There are no excuses. I know. But I manage to organise my life in many other ways no problem; editing a magazine, running a household, commuting and working a job, cooking and cycling and being with people and having a life. I want archery as part of that too, but not to be everything. Enough to go and have fun with it. It’s lost a lot of joy at the moment. And I have to go and shoot this week and be embarrassed by people who are better than me, because I thought I could be better too. And I’m not. And I hate that.

Rant over.

5 comments on “Running bad

  1. Heather

    I’ve lurked on your blog for years now and… well, I really want to emote something helpful at you (likely motherly, since that’s my usual MO) but I know that’s not going to help. Just know, I feel ya, and I’m sure there are lots of readers for whom this was a “Oh, god, yes, I know” post. Digital hug for what it’s worth… seriously.

    I wont lie: I gave up competitions after my last bout with this and I haven’t returned. I’ve barely picked up my bow. And I miss it. But I hate the feeling of never being able to do it justice, to give it the time it demands… and what is this ‘it’ anyway? I fell in love with archery, in part, because it presented a life-long challenge. But as I progressed, and watched others around me, I realized I needed to pour in more money, more time, more training… and I *did* get better. But not good ‘enough’. And I never got to competitions outside of my state. I picked up a bow in my late 30s… what possible achievement was I trying to catch-up to? Was it really about me and the bow, or was it about me and something to do with my ego and pride? Anyway, I hated it more than I loved it, so I stopped.

    About a year ago I bought a horse bow and some cheap almost-correctly spined arrows and started re-teaching myself to shoot. I needed to ditch NTS (no offense to it) and started shooting again, stupidly, slowly, badly… but I’d listened to the birds, felt the beginning of a rhythm with this new thing, and… it kind of was fun, almost.

    I’m not back in yet. I haven’t touched my bow all summer. I was even in the UK for a month and avoided looking at anything archery-related, like some people avoid an ex you keep running into at the bar. And I’m pretty sure I can’t compete again, because it killed the love for me once, I’ll be damned if it does it again. But I know there’s all kinds of reasons to rebuild your shot cycle, and sometimes that rebuild begins with the question: why archery? And that very question fills me with such joy… it’s not ruined yet.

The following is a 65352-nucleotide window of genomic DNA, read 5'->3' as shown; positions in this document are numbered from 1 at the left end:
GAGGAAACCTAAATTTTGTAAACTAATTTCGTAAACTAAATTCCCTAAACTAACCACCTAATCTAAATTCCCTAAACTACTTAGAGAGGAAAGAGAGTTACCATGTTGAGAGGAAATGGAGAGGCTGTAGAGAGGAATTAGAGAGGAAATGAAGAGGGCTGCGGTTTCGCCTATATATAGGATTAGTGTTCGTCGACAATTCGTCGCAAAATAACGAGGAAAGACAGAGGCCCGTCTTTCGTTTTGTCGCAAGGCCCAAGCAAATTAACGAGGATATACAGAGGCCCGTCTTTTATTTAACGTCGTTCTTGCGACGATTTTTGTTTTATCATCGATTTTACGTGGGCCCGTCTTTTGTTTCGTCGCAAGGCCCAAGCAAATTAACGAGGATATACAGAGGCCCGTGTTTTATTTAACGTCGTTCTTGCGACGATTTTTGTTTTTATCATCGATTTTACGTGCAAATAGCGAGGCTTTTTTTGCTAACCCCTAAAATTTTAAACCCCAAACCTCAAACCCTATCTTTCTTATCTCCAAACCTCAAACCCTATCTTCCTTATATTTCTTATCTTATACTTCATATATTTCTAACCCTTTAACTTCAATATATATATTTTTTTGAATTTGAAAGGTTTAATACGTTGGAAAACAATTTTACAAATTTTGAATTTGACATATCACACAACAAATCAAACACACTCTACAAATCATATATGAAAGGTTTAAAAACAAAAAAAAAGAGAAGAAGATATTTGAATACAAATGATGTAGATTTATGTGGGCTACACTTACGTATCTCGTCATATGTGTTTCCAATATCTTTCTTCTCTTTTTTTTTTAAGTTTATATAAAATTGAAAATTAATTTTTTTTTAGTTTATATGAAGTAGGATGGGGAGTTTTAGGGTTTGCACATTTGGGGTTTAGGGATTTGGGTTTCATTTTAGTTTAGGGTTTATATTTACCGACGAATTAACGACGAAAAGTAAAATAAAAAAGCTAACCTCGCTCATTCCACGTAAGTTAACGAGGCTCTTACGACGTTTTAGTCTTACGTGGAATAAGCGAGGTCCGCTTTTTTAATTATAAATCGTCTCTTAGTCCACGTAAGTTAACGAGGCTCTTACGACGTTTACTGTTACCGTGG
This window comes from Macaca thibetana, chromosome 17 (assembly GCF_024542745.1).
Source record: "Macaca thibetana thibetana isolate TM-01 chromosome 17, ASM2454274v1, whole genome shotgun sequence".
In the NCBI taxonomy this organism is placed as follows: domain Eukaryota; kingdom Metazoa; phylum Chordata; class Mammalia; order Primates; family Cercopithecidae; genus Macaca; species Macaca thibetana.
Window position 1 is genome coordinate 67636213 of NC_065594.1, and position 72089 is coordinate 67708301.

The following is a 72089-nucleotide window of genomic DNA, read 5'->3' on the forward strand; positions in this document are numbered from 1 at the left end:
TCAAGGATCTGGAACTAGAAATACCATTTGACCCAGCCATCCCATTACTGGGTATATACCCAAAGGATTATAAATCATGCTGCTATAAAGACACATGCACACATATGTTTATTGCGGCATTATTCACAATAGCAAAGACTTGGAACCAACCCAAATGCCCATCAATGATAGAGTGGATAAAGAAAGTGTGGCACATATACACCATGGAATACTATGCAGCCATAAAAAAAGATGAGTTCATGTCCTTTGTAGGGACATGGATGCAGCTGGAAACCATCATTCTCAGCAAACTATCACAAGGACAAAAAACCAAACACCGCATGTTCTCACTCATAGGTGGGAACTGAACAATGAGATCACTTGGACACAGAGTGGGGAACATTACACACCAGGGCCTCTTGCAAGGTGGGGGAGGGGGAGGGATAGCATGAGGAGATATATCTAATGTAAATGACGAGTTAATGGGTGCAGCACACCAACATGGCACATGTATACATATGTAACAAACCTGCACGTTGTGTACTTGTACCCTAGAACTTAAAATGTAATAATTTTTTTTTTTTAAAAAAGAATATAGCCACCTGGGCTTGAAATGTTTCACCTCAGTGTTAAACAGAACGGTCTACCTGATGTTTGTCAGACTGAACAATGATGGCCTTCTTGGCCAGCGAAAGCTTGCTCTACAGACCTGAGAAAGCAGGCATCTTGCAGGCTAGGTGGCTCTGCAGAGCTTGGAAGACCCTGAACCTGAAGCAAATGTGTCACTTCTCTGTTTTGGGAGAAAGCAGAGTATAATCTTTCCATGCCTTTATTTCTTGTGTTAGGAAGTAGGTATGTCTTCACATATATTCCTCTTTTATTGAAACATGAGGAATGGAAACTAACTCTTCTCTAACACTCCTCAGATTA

Anyway, digital hugs, I love your blog… hang in there. <:)

  2. thearcheryprofessor

    Archery is simple, fascinating, and brutal, ruthlessly exposing flaws. However well or badly you do at the competition, it’s all experience, all data. And one more thing – archery is how we have fun. So enjoy your international trip, meet great people, learn from those who know more, and if you come last? Your in good company. Failure is the best teacher.

  3. Mark B

    Blimey mate, that’s like reading a suicide note. “If only he’d said something… reached out… but it’s too late now…”
    If you want some help getting your bow set up, please ask. I love that sort of thing, and I am brilliant at it 🙂
    And if you need a key-holder to open up for a good reason (not just to get wet) just let us know and I’ll be there!
    Hope you have a good time out there anyway 🙂

  4. Toro

    There are only three state of minds: pesimistic, which is involuntary (we let ourselves be lead by automatic negative thoughts), but avoidable; optimistic, which happens when you fill your head of positive thoughts because you can choose not to believe the facts and have faith that next time will be better, EVERY TIME; optimism brings confidence and confidence is the door to the third state of mind: the no-mind or “zone” when things go well no matter what. In which of the three do you want to be now? You can choose…


Leave a Reply